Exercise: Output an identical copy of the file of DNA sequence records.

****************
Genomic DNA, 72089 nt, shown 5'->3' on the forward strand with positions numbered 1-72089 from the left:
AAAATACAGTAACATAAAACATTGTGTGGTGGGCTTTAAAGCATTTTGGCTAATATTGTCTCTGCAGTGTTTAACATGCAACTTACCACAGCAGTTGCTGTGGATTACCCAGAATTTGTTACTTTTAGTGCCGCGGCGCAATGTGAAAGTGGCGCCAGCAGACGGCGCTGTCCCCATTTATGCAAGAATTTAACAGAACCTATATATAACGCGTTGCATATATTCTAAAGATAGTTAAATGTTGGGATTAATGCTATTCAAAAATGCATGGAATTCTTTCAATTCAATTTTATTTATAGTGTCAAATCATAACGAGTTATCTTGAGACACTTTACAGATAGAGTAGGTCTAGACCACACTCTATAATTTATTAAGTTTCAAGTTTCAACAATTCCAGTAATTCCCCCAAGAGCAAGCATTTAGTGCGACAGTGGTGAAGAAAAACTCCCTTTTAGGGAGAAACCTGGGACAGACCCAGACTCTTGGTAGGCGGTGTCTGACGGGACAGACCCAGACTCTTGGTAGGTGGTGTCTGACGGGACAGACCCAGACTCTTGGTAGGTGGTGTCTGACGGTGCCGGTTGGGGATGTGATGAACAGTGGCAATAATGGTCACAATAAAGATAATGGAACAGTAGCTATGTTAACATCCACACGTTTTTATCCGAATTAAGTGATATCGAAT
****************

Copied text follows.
Genomic DNA, 72089 nt, shown 5'->3' on the forward strand with positions numbered 1-72089 from the left:
AAAATACAGTAACATAAAACATTGTGTGGTGGGCTTTAAAGCATTTTGGCTAATATTGTCTCTGCAGTGTTTAACATGCAACTTACCACAGCAGTTGCTGTGGATTACCCAGAATTTGTTACTTTTAGTGCCGCGGCGCAATGTGAAAGTGGCGCCAGCAGACGGCGCTGTCCCCATTTATGCAAGAATTTAACAGAACCTATATATAACGCGTTGCATATATTCTAAAGATAGTTAAATGTTGGGATTAATGCTATTCAAAAATGCATGGAATTCTTTCAATTCAATTTTATTTATAGTGTCAAATCATAACGAGTTATCTTGAGACACTTTACAGATAGAGTAGGTCTAGACCACACTCTATAATTTATTAAGTTTCAAGTTTCAACAATTCCAGTAATTCCCCCAAGAGCAAGCATTTAGTGCGACAGTGGTGAAGAAAAACTCCCTTTTAGGGAGAAACCTGGGACAGACCCAGACTCTTGGTAGGCGGTGTCTGACGGGACAGACCCAGACTCTTGGTAGGTGGTGTCTGACGGGACAGACCCAGACTCTTGGTAGGTGGTGTCTGACGGTGCCGGTTGGGGATGTGATGAACAGTGGCAATAATGGTCACAATAAAGATAATGGAACAGTAGCTATGTTAACATCCACACGTTTTTATCCGAATTAAGTGATATCGAAT